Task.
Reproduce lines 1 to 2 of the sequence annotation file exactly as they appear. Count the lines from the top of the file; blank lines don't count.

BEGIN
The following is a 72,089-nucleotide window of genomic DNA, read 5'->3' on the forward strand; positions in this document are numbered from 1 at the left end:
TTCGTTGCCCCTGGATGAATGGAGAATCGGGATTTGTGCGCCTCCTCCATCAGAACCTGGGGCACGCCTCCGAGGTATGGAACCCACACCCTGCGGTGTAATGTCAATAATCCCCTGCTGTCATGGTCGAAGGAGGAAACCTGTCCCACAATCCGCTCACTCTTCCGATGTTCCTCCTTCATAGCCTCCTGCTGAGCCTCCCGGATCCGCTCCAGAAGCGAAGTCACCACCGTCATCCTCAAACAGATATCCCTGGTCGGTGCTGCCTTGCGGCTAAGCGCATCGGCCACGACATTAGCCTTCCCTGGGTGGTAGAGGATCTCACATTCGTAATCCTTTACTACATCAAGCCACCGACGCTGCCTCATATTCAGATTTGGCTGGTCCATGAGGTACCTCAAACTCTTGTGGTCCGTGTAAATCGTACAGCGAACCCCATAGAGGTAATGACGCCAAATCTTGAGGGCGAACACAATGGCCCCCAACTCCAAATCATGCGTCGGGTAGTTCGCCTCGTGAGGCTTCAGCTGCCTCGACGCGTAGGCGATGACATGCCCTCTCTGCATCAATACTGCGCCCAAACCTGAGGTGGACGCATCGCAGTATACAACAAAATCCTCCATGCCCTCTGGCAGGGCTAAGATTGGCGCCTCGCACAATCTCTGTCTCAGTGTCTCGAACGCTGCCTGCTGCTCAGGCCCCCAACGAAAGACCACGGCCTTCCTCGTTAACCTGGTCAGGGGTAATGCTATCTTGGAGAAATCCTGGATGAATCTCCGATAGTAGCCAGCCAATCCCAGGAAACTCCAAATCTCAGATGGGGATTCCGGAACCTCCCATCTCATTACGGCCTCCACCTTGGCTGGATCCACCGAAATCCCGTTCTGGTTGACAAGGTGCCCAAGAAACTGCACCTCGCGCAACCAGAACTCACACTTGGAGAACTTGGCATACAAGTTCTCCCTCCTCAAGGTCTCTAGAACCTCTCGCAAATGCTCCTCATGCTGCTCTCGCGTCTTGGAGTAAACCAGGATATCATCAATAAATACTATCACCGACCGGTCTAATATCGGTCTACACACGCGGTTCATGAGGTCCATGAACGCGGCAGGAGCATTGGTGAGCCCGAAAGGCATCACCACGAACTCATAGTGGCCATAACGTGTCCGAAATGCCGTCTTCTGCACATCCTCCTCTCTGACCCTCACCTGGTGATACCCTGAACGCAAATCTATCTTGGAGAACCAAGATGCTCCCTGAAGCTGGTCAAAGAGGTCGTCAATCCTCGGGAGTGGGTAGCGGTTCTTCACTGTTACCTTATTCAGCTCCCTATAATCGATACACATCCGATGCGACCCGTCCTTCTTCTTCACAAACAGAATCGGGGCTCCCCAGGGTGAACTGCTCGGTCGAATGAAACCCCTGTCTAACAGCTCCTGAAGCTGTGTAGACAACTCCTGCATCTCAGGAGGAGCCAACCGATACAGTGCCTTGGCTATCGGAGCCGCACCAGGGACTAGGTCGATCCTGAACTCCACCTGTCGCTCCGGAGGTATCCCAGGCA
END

The following is a 72,089-nucleotide window of genomic DNA, read 5'->3' on the forward strand; positions in this document are numbered from 1 at the left end:
TTCGTTGCCCCTGGATGAATGGAGAATCGGGATTTGTGCGCCTCCTCCATCAGAACCTGGGGCACGCCTCCGAGGTATGGAACCCACACCCTGCGGTGTAATGTCAATAATCCCCTGCTGTCATGGTCGAAGGAGGAAACCTGTCCCACAATCCGCTCACTCTTCCGATGTTCCTCCTTCATAGCCTCCTGCTGAGCCTCCCGGATCCGCTCCAGAAGCGAAGTCACCACCGTCATCCTCAAACAGATATCCCTGGTCGGTGCTGCCTTGCGGCTAAGCGCATCGGCCACGACATTAGCCTTCCCTGGGTGGTAGAGGATCTCACATTCGTAATCCTTTACTACATCAAGCCACCGACGCTGCCTCATATTCAGATTTGGCTGGTCCATGAGGTACCTCAAACTCTTGTGGTCCGTGTAAATCGTACAGCGAACCCCATAGAGGTAATGACGCCAAATCTTGAGGGCGAACACAATGGCCCCCAACTCCAAATCATGCGTCGGGTAGTTCGCCTCGTGAGGCTTCAGCTGCCTCGACGCGTAGGCGATGACATGCCCTCTCTGCATCAATACTGCGCCCAAACCTGAGGTGGACGCATCGCAGTATACAACAAAATCCTCCATGCCCTCTGGCAGGGCTAAGATTGGCGCCTCGCACAATCTCTGTCTCAGTGTCTCGAACGCTGCCTGCTGCTCAGGCCCCCAACGAAAGACCACGGCCTTCCTCGTTAACCTGGTCAGGGGTAATGCTATCTTGGAGAAATCCTGGATGAATCTCCGATAGTAGCCAGCCAATCCCAGGAAACTCCAAATCTCAGATGGGGATTCCGGAACCTCCCATCTCATTACGGCCTCCACCTTGGCTGGATCCACCGAAATCCCGTTCTGGTTGACAAGGTGCCCAAGAAACTGCACCTCGCGCAACCAGAACTCACACTTGGAGAACTTGGCATACAAGTTCTCCCTCCTCAAGGTCTCTAGAACCTCTCGCAAATGCTCCTCATGCTGCTCTCGCGTCTTGGAGTAAACCAGGATATCATCAATAAATACTATCACCGACCGGTCTAATATCGGTCTACACACGCGGTTCATGAGGTCCATGAACGCGGCAGGAGCATTGGTGAGCCCGAAAGGCATCACCACGAACTCATAGTGGCCATAACGTGTCCGAAATGCCGTCTTCTGCACATCCTCCTCTCTGACCCTCACCTGGTGATACCCTGAACGCAAATCTATCTTGGAGAACCAAGATGCTCCCTGAAGCTGGTCAAAGAGGTCGTCAATCCTCGGGAGTGGGTAGCGGTTCTTCACTGTTACCTTATTCAGCTCCCTATAATCGATACACATCCGATGCGACCCGTCCTTCTTCTTCACAAACAGAATCGGGGCTCCCCAGGGTGAACTGCTCGGTCGAATGAAACCCCTGTCTAACAGCTCCTGAAGCTGTGTAGACAACTCCTGCATCTCAGGAGGAGCCAACCGATACAGTGCCTTGGCTATCGGAGCCGCACCAGGGACTAGGTCGATCCTGAACTCCACCTGTCGCTCCGGAGGTATCCCAGGCA